RULES in place to stop the spread of Covid-19 could be reintroduced as cases continue to rise.
Infections are on the up in younger age groups as society opens up once more.
Ministers are said to be drafting plans that would see the reintroduction of some restrictionsCredit: Getty
Yesterday the Government reported 39,906 new Covid diagnoses, which was almost 18 per cent lower than last Thursday’s figure and down for the first time since May.
Experts have warned this is a temporary fall in cases and that it doesn’t affect the current case rate – as there is always a lag in data.
In the seven days before restrictions were lifted, data showed that infections were highest in the 20 to 29 group with over 1,154 infections per 100,000 people having been recorded.
This is the highest rate in any age group since the pandemic began.
The country reopened once again on Monday, with nightclubs now being allowed to welcome back customers with other parts of society also scrapping mask wearing and social distancing.
Now, ministers part of a Covid task force are set to be drawing up plans which will include fresh guidance on working from home, social distancing and mask wearing.
Sources told the Independent that there was “no plan” to return to a hard lockdown that had been seen at the start of the year with others saying adding restrictions would be a “last resort”.
One expert told the Independent that the government’s current plan for reintroducing lockdowns fits with the way they have handled previous waves.
They said: “First ignore the problems and deny action is needed, then realise there is a problem and tell people it is up to them to act, then, belatedly, impose greater restrictions than would have been needed if one acted early.”
Step four of the government’s roadmap out of lockdown states that the government will continuously monitor the situation and would “retain contingency measures to respond to unexpected events, while accepting that further cases, hospitalisations and deaths will occur as the country learns to live with Covid-19.”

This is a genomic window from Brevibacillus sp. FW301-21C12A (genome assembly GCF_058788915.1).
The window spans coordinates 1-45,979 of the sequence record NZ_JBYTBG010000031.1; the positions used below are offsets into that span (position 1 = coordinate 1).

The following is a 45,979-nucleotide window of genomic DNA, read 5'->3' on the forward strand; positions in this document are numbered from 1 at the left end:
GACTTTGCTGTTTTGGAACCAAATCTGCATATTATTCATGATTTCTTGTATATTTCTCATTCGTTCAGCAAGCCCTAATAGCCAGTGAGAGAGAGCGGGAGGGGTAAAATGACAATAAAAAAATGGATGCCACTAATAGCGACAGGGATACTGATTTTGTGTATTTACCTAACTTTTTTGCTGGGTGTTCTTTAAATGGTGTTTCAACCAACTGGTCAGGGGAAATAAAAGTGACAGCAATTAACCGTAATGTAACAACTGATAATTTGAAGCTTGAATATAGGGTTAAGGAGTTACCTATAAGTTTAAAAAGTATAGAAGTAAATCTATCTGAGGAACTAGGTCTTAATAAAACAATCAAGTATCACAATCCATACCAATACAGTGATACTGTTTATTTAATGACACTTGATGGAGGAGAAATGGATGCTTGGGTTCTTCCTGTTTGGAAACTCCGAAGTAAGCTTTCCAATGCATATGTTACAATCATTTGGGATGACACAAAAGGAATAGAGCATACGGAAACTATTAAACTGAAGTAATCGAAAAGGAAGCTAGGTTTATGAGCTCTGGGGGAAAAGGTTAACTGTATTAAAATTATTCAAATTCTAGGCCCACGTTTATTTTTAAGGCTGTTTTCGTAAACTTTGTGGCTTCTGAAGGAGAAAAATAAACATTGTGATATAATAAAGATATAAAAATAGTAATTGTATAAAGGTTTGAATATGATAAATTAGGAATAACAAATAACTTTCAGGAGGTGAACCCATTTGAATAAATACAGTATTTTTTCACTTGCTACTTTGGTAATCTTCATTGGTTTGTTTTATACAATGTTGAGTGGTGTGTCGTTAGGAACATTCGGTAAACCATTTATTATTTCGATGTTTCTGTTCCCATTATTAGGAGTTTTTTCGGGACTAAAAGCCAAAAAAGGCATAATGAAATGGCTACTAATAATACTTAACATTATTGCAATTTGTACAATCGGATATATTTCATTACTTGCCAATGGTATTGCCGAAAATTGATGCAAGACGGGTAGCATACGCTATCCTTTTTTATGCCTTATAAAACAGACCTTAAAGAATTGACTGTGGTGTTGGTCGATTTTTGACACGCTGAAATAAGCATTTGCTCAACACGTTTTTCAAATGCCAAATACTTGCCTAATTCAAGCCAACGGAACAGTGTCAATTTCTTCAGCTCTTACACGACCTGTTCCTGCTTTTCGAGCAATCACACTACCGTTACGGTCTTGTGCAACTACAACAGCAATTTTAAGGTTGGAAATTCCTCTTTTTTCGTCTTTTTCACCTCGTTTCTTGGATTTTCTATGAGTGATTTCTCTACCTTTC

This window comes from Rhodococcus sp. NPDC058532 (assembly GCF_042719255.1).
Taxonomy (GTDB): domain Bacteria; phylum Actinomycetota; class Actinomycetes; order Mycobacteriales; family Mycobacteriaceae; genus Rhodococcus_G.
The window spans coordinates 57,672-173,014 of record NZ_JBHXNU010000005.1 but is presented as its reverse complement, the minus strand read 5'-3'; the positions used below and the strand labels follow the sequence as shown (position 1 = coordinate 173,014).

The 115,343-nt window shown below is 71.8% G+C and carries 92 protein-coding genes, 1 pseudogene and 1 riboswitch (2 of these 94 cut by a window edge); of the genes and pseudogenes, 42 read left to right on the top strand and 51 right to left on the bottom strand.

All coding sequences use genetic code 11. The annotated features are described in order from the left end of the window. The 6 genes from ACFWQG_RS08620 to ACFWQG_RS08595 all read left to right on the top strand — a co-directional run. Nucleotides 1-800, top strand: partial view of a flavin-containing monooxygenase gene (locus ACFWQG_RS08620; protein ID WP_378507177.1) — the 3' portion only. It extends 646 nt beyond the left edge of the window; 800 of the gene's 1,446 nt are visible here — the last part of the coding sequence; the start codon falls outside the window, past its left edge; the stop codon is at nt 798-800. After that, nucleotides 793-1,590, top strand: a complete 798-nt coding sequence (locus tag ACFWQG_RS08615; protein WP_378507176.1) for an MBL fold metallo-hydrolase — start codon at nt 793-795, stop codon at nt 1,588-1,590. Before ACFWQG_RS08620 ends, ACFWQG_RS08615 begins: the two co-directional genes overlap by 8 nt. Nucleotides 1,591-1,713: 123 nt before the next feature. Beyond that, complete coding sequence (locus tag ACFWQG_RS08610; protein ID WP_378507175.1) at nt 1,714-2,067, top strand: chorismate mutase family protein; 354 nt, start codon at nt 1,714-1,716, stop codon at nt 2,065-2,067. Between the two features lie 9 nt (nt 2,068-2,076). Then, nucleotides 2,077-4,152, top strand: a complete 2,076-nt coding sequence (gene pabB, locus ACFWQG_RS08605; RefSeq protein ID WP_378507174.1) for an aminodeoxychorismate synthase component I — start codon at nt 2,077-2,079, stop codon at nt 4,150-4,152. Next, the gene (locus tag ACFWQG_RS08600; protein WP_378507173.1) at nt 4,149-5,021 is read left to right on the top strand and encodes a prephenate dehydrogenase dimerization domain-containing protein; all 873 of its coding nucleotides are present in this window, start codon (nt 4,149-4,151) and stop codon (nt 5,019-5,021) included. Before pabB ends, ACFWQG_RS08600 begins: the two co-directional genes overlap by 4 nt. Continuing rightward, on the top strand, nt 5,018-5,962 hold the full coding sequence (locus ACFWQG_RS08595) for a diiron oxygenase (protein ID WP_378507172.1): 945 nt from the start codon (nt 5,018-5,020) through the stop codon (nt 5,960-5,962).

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The government has however acted on plans to scrap isolation for people who are in certain jobs after hundreds of thousands of people were “pinged” by the NHS app – which means you have to isolate for up to ten days.
Many NHS staff are also isolating, at a time when cases are on the rise.
Government data shows that on a daily basis, 39,906 people are testing positive with the virus.
When it comes to hospitalisations, 788 people a day are presenting at hospital and at present 4,861 patients are in hospital with the virus.
Cases are down 20 per cent on last week’s total of 47,932 – but above the 32,053 infections reported a fortnight ago on July 8.
Deaths have jumped 33 per cent from the 63 recorded a week ago and also remain well above the 35 reported a fortnight ago.
And a further 788 people were hospitalised in the past 24 hours – a rise on the 602 admissions recorded two weeks ago on July 8.
Sir Jeremy Farrar, director of the Wellcome Trust said the only way to prevent the “pingdemic” was to drive down transmission of the virus.
He told BBC Radio 4’s Today programme: “If we have lower transmission in this country by continuing to wear masks and avoiding poorly-ventilated indoor settings as much as we can until as much as the population is vaccinated as possible, that will drive down transmission and also help reduce the number of people having to isolate.”
“Lockdowns are extreme, we’ve moved on from lockdowns, but lockdowns are everything thrown at it together and they do drive down transmission.
“We’re not in that world now but there are things we can still do, wearing masks, yes, it makes a difference, it doesn’t affect me or protect me but it makes sure that if I was infected I didn’t pass it on to someone who was vulnerable.
“Avoiding poorly-ventilated settings, particularly indoors, multiple mixing of households, these are all some of the biggest risks, plus getting as many people vaccinated as possible.”
Earlier this week Home office minister Victoria Atkins said the government reserves the right to reimpose Covid restrictions.
The Sun has contacted the Department for Health and Social Care.